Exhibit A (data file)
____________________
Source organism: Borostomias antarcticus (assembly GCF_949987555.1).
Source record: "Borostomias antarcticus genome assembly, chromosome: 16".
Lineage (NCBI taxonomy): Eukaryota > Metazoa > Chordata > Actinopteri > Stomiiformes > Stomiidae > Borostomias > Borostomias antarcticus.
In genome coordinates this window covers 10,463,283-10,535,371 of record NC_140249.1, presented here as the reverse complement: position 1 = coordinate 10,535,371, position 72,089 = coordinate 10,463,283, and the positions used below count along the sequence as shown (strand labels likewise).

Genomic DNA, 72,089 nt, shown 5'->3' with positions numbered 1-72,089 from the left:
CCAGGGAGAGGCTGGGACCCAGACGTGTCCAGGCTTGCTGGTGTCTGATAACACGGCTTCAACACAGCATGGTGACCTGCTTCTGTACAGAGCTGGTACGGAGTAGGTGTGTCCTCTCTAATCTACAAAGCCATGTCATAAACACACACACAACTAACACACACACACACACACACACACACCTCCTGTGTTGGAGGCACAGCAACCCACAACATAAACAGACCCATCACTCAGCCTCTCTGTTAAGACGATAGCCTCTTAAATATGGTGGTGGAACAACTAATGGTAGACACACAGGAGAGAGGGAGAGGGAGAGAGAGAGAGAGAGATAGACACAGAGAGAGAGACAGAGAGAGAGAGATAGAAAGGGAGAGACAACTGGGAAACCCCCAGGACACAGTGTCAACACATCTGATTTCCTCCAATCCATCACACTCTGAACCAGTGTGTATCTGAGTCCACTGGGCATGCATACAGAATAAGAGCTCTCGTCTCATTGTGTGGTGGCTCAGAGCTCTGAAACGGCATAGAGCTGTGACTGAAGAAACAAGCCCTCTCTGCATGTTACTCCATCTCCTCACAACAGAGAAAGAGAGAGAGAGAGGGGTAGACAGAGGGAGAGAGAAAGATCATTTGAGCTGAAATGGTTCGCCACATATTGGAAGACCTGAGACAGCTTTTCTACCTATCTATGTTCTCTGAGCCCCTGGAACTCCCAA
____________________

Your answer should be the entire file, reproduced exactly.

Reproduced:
Source organism: Borostomias antarcticus (assembly GCF_949987555.1).
Source record: "Borostomias antarcticus genome assembly, chromosome: 16".
Lineage (NCBI taxonomy): Eukaryota > Metazoa > Chordata > Actinopteri > Stomiiformes > Stomiidae > Borostomias > Borostomias antarcticus.
In genome coordinates this window covers 10,463,283-10,535,371 of record NC_140249.1, presented here as the reverse complement: position 1 = coordinate 10,535,371, position 72,089 = coordinate 10,463,283, and the positions used below count along the sequence as shown (strand labels likewise).

Genomic DNA, 72,089 nt, shown 5'->3' with positions numbered 1-72,089 from the left:
CCAGGGAGAGGCTGGGACCCAGACGTGTCCAGGCTTGCTGGTGTCTGATAACACGGCTTCAACACAGCATGGTGACCTGCTTCTGTACAGAGCTGGTACGGAGTAGGTGTGTCCTCTCTAATCTACAAAGCCATGTCATAAACACACACACAACTAACACACACACACACACACACACACACCTCCTGTGTTGGAGGCACAGCAACCCACAACATAAACAGACCCATCACTCAGCCTCTCTGTTAAGACGATAGCCTCTTAAATATGGTGGTGGAACAACTAATGGTAGACACACAGGAGAGAGGGAGAGGGAGAGAGAGAGAGAGAGATAGACACAGAGAGAGAGACAGAGAGAGAGAGATAGAAAGGGAGAGACAACTGGGAAACCCCCAGGACACAGTGTCAACACATCTGATTTCCTCCAATCCATCACACTCTGAACCAGTGTGTATCTGAGTCCACTGGGCATGCATACAGAATAAGAGCTCTCGTCTCATTGTGTGGTGGCTCAGAGCTCTGAAACGGCATAGAGCTGTGACTGAAGAAACAAGCCCTCTCTGCATGTTACTCCATCTCCTCACAACAGAGAAAGAGAGAGAGAGAGGGGTAGACAGAGGGAGAGAGAAAGATCATTTGAGCTGAAATGGTTCGCCACATATTGGAAGACCTGAGACAGCTTTTCTACCTATCTATGTTCTCTGAGCCCCTGGAACTCCCAA